1. Looking at Pacer, no. But it is notable that she chose to sue the school she attended about an extremely sensitive and personal topic without even trying to remain anonymous.

            1. It’s a different situation. “Not wanting to be strip searched” is not a complaint that’s likely to inspire retaliation from her teachers and/or classmates. The same isn’t true with the current case.

              1. Exposing the fact you were strip searched and suing the school and potentially popular teachers/administrators while revealing unflattering facts about the accusing student is extremely likely to invite retaliation.

            2. It may be that all the kids at school, their parents and teachers already knew Savana was stripped search. That embarrassment couldn’t be erased by any decision on the part of the court. Having her identify concealed in court documents might have been irrelevant.
              She and her parents may not have seen any possible further harm in her being named.

    2. They are alleging Unconstitutional actions by a local government. I guess you think their kids should be doxxed and subject to antifa brownshirt action.

      1. I think the parents should have the same courage that Gavin Grimm or Savana Redding (minors suing their school) did and stick their name on an attempt to change school policy.

      2. I think the parents should have the same courage that Gavin Grimm or Savana Redding (minors suing their school) did and stick their name on an attempt to change school policy.

        1. Woke lefties have killed people in the last year over this kind of politics — including one young lady who believed that All Lives Matter. Exposing your children to that kind of violence isn’t bravery.

          1. Trans people are routinely the targets of violence but Gavin Grimm still put his name on his suit.

          2. “including one young lady who believed that All Lives Matter”

            ?

            1. Jessica Doty-Whitaker. 24 years old, mother of a young son. Shot to death in Indianapolis a year ago for saying “All Lives Matter”. Surveillance video exists, but no suspects have been identified.

              1. That’s her family’s story — and her family seems to be trying to milk a situation in which her group’s use of a racial slur precipitated a confrontation with another group at 3 a.m., generating shots fired from both sides. Ascribing the casualty caused by the side with better aim to “woke lefties” seems stupid.

                Carry on, bigoted clingers.

    3. To expand on this a bit more, there is zero limiting principle to this analysis. Parents of students can apparently always sue the school anonymously in any “politically charged” case, something that can encompass a lot of things.

      1. So? The claim is about civil rights. Either the new policy violates them or not. If it does, the new policy should be excluded. I don’t see how the identities of the specific parents materially affect the analysis of whether this policy violates civil rights.

        This isn’t like a criminal case where the school board or members might want to be able to confront their accusers. They aren’t accused. No one is moving to oust them from the board, or to punish or fine them. It’s the policy that is accused of violating civil rights.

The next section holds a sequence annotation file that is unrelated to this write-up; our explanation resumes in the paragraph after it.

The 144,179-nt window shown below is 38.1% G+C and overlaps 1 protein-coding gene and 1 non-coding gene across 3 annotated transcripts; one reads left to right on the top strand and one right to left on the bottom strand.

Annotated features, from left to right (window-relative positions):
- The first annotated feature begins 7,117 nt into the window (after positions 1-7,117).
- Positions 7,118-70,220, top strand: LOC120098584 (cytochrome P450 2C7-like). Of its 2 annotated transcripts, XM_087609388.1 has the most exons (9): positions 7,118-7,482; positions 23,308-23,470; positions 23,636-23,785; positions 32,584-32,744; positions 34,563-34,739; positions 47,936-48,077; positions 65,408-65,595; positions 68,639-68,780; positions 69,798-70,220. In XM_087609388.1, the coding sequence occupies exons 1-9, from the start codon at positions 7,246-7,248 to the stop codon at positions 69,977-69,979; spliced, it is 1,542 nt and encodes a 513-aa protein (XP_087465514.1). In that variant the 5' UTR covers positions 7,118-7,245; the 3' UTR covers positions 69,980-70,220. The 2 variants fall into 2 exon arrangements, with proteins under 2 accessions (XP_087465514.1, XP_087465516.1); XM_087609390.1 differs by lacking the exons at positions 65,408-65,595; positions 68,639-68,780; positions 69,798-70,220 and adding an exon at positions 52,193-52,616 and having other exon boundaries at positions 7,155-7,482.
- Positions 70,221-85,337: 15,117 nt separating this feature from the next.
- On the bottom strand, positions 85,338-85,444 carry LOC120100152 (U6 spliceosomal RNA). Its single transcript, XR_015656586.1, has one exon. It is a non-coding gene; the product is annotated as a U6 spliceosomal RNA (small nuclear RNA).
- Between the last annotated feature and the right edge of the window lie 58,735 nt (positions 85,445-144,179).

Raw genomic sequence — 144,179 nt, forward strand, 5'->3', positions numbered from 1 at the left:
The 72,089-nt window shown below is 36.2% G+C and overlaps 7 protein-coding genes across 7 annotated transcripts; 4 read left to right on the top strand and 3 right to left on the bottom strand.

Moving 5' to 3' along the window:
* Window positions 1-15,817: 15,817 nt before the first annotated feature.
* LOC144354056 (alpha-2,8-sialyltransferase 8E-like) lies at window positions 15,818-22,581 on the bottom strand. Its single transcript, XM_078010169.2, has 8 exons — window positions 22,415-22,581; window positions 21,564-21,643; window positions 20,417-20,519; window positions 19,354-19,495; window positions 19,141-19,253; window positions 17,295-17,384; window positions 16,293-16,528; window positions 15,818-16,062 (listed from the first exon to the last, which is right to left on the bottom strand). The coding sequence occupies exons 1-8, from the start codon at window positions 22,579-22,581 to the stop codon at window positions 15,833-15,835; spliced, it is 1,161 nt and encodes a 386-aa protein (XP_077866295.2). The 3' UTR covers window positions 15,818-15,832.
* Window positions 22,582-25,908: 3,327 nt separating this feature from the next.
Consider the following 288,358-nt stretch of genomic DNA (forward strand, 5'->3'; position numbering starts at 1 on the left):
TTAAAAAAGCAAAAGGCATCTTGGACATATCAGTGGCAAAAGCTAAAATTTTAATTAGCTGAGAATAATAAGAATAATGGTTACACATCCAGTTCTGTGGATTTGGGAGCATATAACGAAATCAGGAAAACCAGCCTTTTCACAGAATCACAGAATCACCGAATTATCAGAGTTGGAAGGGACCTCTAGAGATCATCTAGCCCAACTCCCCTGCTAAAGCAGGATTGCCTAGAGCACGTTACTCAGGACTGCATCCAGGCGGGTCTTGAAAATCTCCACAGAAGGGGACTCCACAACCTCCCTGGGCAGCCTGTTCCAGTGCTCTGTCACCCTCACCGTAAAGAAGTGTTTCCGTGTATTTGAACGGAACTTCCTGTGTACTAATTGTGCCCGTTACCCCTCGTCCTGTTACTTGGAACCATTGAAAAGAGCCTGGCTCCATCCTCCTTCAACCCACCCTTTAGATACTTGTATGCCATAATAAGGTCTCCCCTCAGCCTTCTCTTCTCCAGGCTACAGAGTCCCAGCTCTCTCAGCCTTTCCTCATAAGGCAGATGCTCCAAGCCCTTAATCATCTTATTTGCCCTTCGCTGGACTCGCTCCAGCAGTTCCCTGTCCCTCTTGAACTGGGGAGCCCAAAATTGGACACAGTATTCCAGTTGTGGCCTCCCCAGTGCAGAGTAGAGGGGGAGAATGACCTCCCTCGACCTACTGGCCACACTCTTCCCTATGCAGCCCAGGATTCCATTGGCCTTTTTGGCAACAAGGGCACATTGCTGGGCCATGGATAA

1. Then why shouldn’t everyone in every civil case about anything should be anonymous?

          1. There could be many reasons. In some civil cases, it’s not about a policy but ruling or action. So for example, the recent potty mouth cheerleader case was a specific school board and teacher making a ruling about a specific cheerleaders action. It wasn’t setting aside a policy. So, the ruling was very specifically about what happened to that cheerleader and all the evidence and allegations revolved around her. Anonymity wasn’t even possible and wasn’t asked for.

            But beyond that, you can just look to the rules for anonymity and tell us what you think is wrong with them

            1. Whether the justification asserted by the requesting party is merely to avoid the annoyance and criticism that may attend any litigation or is to preserve privacy in a matter of sensitive and highly personal nature;
            2. Whether identification poses a risk of retaliatory physical or mental harm to the requesting party or even more critically, to innocent non-parties;
            3. The ages of the persons whose privacy interests are sought to be protected;
            4. Whether the action is against a governmental or private party; and
            5. The risk of unfairness to the opposing party from allowing an action against it to proceed

            In this case, the goal is to prevent retaliatory harm to innocent non-parties it’s not merely to avoid annoyance. The parties whose privacy interest is being considered and who might be harmed are children. The action is against the government, not a private party. And there is no risk to the government in not revealing the litigants names.

            You listed cases that meet similar criteria. I have no problem with granting anonymity there. Perhaps you do. But in which case, perhaps you can explain what problem you see under these circumstances.

            1. “It wasn’t setting aside a policy.”

              Uh it actually was challenging the schools policy of punishing off campus speech. And if it wasn’t policy when the admin suspended her, it certainly became school policy when the board endorsed it all the way to SCOTUS.

              “ But in which case, perhaps you can explain what problem you see under these circumstances.”

              It’s right there in number 1: “Whether the justification asserted by the requesting party is merely to avoid the annoyance and criticism that may attend any litigation.” This is exactly that type of case. They’re trying to escape public scrutiny and criticism! Notably they don’t actually articulate any specific harm that might befall them, it’s mere speculation.